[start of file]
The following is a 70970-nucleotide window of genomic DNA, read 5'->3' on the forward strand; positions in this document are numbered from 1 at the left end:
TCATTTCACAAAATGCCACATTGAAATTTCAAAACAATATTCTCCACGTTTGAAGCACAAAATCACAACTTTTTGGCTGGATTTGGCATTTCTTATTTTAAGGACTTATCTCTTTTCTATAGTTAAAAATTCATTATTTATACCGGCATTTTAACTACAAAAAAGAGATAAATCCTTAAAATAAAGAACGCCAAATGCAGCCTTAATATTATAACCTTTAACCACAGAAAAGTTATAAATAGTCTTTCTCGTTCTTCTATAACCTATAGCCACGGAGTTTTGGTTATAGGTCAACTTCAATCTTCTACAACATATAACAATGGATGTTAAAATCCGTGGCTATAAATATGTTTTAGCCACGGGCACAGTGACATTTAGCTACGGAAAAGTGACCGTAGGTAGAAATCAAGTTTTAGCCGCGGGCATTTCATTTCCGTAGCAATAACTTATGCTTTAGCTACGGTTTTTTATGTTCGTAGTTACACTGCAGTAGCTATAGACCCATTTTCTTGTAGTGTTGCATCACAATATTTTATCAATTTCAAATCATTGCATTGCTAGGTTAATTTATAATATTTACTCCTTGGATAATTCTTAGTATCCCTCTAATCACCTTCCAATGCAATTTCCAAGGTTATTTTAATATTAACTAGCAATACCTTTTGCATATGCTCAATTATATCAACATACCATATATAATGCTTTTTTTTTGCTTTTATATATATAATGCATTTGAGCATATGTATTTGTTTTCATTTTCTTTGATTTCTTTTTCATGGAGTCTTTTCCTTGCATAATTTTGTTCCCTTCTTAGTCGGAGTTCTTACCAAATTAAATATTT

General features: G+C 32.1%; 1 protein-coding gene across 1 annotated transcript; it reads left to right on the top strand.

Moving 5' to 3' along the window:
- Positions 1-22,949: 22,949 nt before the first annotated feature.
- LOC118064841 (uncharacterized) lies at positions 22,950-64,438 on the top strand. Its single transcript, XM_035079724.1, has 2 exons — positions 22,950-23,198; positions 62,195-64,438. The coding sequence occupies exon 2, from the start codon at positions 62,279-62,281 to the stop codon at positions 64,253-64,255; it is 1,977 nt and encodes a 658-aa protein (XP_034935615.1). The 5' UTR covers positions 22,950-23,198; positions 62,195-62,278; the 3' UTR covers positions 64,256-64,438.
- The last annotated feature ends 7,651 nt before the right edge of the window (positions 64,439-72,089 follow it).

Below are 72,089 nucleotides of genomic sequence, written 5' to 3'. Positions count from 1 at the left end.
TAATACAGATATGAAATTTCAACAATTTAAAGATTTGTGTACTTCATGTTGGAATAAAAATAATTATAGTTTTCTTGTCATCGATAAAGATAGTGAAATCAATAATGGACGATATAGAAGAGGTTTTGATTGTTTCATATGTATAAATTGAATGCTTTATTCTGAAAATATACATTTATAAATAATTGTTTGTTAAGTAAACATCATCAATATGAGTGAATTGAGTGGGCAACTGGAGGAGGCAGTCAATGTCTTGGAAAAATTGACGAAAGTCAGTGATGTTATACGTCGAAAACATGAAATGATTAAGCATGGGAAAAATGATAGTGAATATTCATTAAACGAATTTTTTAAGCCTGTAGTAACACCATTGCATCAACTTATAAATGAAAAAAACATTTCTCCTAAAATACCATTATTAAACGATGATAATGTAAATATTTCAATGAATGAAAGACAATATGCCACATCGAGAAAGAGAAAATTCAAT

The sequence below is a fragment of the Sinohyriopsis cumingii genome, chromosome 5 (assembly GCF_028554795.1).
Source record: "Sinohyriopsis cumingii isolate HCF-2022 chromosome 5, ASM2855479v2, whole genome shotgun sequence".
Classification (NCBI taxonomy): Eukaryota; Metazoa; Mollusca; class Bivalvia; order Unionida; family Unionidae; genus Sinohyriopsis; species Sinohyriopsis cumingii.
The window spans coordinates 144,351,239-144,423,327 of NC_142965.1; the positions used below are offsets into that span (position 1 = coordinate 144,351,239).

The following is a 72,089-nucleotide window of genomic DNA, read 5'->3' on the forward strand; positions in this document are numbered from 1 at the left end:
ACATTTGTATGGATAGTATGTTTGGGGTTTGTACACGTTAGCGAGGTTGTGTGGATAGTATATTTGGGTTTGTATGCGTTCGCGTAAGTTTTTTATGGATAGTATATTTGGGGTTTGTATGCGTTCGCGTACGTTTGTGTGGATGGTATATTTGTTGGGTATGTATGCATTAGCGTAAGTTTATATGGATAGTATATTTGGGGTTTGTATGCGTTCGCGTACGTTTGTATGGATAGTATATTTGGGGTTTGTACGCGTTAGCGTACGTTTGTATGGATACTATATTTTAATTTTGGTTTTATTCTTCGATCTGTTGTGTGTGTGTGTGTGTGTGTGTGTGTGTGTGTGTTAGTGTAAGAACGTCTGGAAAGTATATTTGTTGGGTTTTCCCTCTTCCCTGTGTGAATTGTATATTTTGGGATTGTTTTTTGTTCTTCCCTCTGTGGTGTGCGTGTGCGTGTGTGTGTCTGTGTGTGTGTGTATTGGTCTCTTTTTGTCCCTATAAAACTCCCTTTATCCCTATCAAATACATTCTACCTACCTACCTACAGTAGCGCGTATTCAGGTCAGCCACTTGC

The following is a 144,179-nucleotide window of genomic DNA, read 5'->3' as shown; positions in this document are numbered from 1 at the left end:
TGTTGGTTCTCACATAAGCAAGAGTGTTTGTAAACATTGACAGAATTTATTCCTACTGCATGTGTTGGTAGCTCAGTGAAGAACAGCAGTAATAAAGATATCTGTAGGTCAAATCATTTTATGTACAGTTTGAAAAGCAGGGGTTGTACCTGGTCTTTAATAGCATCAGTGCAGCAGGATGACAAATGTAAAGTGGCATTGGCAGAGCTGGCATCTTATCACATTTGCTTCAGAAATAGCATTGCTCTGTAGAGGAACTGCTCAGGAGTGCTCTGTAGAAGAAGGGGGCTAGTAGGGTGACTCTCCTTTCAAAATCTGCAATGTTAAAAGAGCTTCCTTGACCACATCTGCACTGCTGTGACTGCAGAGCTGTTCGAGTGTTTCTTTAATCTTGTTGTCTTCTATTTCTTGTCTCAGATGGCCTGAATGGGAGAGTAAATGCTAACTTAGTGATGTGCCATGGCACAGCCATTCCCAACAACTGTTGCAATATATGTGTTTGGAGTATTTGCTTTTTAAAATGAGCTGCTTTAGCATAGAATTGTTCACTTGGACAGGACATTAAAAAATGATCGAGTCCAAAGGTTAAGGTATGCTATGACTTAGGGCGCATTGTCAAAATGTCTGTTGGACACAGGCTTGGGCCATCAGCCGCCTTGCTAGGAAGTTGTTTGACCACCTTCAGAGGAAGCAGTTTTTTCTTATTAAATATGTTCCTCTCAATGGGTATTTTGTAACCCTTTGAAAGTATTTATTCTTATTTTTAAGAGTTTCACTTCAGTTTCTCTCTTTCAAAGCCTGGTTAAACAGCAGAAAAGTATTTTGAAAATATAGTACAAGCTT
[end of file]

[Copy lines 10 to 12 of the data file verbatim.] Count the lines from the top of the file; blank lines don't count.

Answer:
The sequence below is a fragment of the Sinohyriopsis cumingii genome, chromosome 5 (assembly GCF_028554795.1).
Source record: "Sinohyriopsis cumingii isolate HCF-2022 chromosome 5, ASM2855479v2, whole genome shotgun sequence".
Classification (NCBI taxonomy): Eukaryota; Metazoa; Mollusca; class Bivalvia; order Unionida; family Unionidae; genus Sinohyriopsis; species Sinohyriopsis cumingii.